In last six months Assam has witnessed a spate of suicides.

Balijan Bibi of Oudubi village ended her life because name of her husband was not in the National Register of Citizens. A 40-year old worker in Kashipur, Hanif Khan killed himself. According to his wife, he had been under tremendous pressure of not making it to the National Register of Citizens. Avala Rai, daily wage labourer from Dubri was so frustrated by tedious NRC process that he preferred to cut short his life.

Several poor workers, farmers, middle class families are enduring this stress. The number of people suffering from depression would be in lakhs.

When the final NRC list was published on July 31, it wrecked havoc. 4 million citizens of Assam had failed to prove their citizenship, including a former military man who had served the army for 30 years and the family of former president Fakruddin Ali Ahmad. “This is what I get after serving the country for 30 years,” exclaimed the army officer.

Along with the deep sense of disappointment, there was insecurity and fear among the people of Assam. Finally, the Chief Minister had to assure them that they will be given one more opportunity to prove their citizenship.

There is no doubt that Assam has a serious problem of infiltrations and migrations. But it dates back to partition in 1947, which is why the first NCR was initiated in 1951. Yet, the migration from East Pakistan continued. Most of those came in to make their ends meet. East Pakistan, or today’s Bangladesh, shares a porous border of 4000 km with India.

The first group of refugees came into India through the same border after the 1971 war. It included more Hindus than the Bengali Muslims. Indira Gandhi government deported over 10 lakh of them, but several continued to stay here illegally. The Congress has since been accused of shielding them to consolidate their vote bank.

The first organisation to voice their angst against the infiltrators in an organised manner was All Assam Student’s Union (AASU), which had a gripe against all kinds of infiltration. But it didn’t take time for the narrative to shift and focus only on Muslim infiltrators. Assam Gana Parishad (AGP) was born during the same time that asserted the rights of locals as a reaction to Congress’ “appeasement politics”. The same struggle triggered the Nellie massacre in 1982, and communal riots in some pockets. AGP had spread its wings in the state by then, and they proved it by winning the next assembly elections. Today, this is the same agenda BJP is milking and ruling the state.

To find a solution to this problem,in 1985, Rajiv Gandhi struck a deal with AGP leaders and signed Assam accord. Both parties agreed to the cut-off date of 24th March 1974. But it did not materialise, until a social activist Abhijit Sharma filed a petition in courts in 2009. The PIL claimed to have 6 million illegal migrants in Assam. The current NRC proceedings are happening as per the directives of the Supreme Court in the said case. The court even ordered the officials to be fair, but the officials seem to have forgotten that they were not the Gestapo.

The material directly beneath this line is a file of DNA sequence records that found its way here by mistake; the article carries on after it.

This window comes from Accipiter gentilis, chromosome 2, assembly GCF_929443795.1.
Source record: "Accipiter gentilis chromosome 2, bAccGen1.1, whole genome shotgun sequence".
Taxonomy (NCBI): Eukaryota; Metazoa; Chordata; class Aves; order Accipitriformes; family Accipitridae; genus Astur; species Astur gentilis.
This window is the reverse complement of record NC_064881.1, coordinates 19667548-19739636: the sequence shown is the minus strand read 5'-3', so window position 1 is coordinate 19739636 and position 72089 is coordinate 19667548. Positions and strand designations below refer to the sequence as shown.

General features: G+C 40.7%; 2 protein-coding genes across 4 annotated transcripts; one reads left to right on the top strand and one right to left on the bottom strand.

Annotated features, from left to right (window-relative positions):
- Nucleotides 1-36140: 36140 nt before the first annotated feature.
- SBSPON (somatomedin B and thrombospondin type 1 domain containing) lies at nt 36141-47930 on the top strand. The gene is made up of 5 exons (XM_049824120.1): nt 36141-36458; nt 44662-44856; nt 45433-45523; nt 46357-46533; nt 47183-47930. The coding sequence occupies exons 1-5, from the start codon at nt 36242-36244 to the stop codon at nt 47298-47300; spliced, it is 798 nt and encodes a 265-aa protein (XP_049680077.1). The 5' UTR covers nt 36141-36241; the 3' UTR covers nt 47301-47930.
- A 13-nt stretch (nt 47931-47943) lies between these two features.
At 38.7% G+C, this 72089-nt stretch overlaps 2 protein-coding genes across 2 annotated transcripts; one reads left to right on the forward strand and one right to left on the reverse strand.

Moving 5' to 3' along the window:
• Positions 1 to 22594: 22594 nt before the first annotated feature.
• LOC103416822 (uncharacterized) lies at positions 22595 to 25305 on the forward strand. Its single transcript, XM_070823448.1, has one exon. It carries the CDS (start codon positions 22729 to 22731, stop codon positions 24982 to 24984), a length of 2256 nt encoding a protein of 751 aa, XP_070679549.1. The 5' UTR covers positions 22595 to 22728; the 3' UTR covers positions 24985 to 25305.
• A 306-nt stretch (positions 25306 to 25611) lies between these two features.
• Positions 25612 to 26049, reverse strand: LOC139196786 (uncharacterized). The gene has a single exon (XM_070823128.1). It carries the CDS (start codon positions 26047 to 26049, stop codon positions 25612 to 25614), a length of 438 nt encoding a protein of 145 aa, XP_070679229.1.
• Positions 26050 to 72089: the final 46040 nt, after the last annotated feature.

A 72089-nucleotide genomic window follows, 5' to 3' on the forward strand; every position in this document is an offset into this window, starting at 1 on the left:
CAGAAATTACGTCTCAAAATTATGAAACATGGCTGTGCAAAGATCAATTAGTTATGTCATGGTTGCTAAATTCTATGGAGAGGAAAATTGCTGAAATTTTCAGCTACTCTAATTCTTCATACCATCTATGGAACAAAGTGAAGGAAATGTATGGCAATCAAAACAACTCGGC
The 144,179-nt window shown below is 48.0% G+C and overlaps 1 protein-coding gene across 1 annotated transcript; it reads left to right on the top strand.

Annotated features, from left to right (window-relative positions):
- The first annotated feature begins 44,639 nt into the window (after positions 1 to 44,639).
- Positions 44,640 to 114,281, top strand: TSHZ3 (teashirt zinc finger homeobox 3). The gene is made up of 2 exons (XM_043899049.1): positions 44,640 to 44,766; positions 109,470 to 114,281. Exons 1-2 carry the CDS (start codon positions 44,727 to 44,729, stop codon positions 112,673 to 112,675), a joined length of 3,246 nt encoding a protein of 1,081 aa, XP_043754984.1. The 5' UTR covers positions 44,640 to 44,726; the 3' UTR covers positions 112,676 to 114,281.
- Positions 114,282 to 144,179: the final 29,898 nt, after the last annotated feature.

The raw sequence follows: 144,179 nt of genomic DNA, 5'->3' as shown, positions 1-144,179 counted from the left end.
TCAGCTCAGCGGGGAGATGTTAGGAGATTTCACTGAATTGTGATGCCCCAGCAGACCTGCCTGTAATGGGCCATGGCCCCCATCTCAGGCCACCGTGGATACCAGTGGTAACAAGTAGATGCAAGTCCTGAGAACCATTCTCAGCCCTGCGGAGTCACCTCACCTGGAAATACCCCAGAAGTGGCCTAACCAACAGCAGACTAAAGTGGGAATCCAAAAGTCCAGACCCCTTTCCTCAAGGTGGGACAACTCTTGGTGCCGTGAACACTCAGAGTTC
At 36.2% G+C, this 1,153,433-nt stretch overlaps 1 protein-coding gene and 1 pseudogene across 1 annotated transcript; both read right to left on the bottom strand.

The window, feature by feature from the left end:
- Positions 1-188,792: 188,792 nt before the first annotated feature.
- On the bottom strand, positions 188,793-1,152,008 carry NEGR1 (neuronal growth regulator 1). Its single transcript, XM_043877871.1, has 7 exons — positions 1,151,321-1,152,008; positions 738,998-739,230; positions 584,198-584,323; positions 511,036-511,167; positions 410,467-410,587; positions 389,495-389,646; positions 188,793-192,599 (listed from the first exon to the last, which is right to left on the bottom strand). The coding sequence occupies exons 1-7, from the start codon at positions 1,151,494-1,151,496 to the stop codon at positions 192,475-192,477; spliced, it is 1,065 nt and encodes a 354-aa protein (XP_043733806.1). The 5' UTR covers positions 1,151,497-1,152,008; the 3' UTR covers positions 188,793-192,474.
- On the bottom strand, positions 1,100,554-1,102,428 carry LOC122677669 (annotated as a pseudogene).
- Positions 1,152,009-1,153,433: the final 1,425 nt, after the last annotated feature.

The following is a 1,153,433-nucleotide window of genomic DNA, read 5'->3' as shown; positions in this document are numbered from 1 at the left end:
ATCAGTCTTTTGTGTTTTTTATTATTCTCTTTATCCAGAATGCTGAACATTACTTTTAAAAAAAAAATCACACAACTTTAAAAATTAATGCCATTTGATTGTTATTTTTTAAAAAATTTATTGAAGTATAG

The politics being spun around the exercise is extremely dangerous. Amit Shah proclaimed to deport the infiltrators, Paresh Rawal tweeted out saying the opposition is trailing by 4 million votes, forgetting that it includes a former army man and two BJP lawmakers. There is no doubt these statements were made by keeping an eye on 2019 elections. Responding to it, even Mamata Banerjee threatened of a civil war.

The BJP wants to make it a Hindu- Muslim issue and polarise the atmosphere, which is why the focus is on deporting the Muslim infiltrators, which was not AASU’s original demand. The current Assam Chief Minister Sarvanand Sonowal is a former AASU member, who seems to be suffering from selective amnesia.

To look after the non-Muslim displaced, BJP changed the citizenship criteria in 2015, according to which the country can accommodate the infiltrators, as long as they are Hindus, Sikhs, Buddhists,basically non-Muslims. Six years on, they would also be eligible for citizenship. The reasons behind excluding Muslims need not be explained. They are as clear as daylight. It is just another step towards the Sangh parivar’s dream of Hindu rashtra, which is why BJP’s West Bengal and Mumbai leaders have started demanding similar exercise in the respective places as well. Communal polarisation is a simple math behind it to garb the non-performance of four years.

But the challenge lies ahead. If the final list excludes 40 lakh people, what does the state do with them? Bangladesh has refused to accept them, just like we refused to accept the ones deemed illegal by England.After completing the entire legal formalities, Assam government can strip them of their voting rights and keep them in detention camps. But the government would have to ensure the camps live up to the global human right protocols. It would be even more important in the context of Rohingya Muslims and the displacement across the world. These detention camp should not be converted into Hitler’s Concentration Camps.

But BJP seems to have different plans. A local BJP leader warned, these infiltrators should be shot dead along with Rohingya Muslims, which, in a way, is an invitation to an uncontrollable inflammatory situation. Such prodigies of Hitler need to be reined by Narendra Modi, unless he wants Assam to burn again.